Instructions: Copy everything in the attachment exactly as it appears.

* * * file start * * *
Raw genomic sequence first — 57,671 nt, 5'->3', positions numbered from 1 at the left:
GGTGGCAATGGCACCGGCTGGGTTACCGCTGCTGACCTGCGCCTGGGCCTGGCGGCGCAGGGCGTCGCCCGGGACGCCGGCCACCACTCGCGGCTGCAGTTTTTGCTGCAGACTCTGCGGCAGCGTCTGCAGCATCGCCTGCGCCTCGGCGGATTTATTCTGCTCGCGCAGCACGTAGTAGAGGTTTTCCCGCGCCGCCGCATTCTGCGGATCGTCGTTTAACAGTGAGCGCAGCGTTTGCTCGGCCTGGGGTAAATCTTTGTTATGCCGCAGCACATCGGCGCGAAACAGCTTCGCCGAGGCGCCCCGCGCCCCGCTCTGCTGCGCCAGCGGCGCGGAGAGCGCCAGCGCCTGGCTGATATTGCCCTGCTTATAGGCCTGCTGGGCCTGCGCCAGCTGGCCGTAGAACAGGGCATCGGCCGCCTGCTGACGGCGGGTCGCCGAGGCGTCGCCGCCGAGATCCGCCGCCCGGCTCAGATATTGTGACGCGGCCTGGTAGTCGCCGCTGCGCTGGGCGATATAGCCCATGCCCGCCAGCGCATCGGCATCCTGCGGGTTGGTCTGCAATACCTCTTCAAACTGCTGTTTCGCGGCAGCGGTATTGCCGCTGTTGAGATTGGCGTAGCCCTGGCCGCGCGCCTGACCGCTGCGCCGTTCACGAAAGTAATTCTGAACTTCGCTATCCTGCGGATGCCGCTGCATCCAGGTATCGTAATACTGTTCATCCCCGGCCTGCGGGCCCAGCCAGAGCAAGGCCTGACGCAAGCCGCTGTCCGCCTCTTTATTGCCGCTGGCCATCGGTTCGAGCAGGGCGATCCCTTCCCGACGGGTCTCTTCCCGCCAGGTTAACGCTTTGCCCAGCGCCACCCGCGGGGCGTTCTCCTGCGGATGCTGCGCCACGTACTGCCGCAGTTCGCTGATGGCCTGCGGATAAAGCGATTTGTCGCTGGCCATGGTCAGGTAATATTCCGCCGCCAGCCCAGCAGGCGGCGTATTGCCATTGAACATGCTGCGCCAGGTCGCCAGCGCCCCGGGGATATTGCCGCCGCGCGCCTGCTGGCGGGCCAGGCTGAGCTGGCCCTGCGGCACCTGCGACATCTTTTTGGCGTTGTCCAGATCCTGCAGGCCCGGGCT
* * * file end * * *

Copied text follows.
Raw genomic sequence first — 57,671 nt, 5'->3', positions numbered from 1 at the left:
GGTGGCAATGGCACCGGCTGGGTTACCGCTGCTGACCTGCGCCTGGGCCTGGCGGCGCAGGGCGTCGCCCGGGACGCCGGCCACCACTCGCGGCTGCAGTTTTTGCTGCAGACTCTGCGGCAGCGTCTGCAGCATCGCCTGCGCCTCGGCGGATTTATTCTGCTCGCGCAGCACGTAGTAGAGGTTTTCCCGCGCCGCCGCATTCTGCGGATCGTCGTTTAACAGTGAGCGCAGCGTTTGCTCGGCCTGGGGTAAATCTTTGTTATGCCGCAGCACATCGGCGCGAAACAGCTTCGCCGAGGCGCCCCGCGCCCCGCTCTGCTGCGCCAGCGGCGCGGAGAGCGCCAGCGCCTGGCTGATATTGCCCTGCTTATAGGCCTGCTGGGCCTGCGCCAGCTGGCCGTAGAACAGGGCATCGGCCGCCTGCTGACGGCGGGTCGCCGAGGCGTCGCCGCCGAGATCCGCCGCCCGGCTCAGATATTGTGACGCGGCCTGGTAGTCGCCGCTGCGCTGGGCGATATAGCCCATGCCCGCCAGCGCATCGGCATCCTGCGGGTTGGTCTGCAATACCTCTTCAAACTGCTGTTTCGCGGCAGCGGTATTGCCGCTGTTGAGATTGGCGTAGCCCTGGCCGCGCGCCTGACCGCTGCGCCGTTCACGAAAGTAATTCTGAACTTCGCTATCCTGCGGATGCCGCTGCATCCAGGTATCGTAATACTGTTCATCCCCGGCCTGCGGGCCCAGCCAGAGCAAGGCCTGACGCAAGCCGCTGTCCGCCTCTTTATTGCCGCTGGCCATCGGTTCGAGCAGGGCGATCCCTTCCCGACGGGTCTCTTCCCGCCAGGTTAACGCTTTGCCCAGCGCCACCCGCGGGGCGTTCTCCTGCGGATGCTGCGCCACGTACTGCCGCAGTTCGCTGATGGCCTGCGGATAAAGCGATTTGTCGCTGGCCATGGTCAGGTAATATTCCGCCGCCAGCCCAGCAGGCGGCGTATTGCCATTGAACATGCTGCGCCAGGTCGCCAGCGCCCCGGGGATATTGCCGCCGCGCGCCTGCTGGCGGGCCAGGCTGAGCTGGCCCTGCGGCACCTGCGACATCTTTTTGGCGTTGTCCAGATCCTGCAGGCCCGGGCT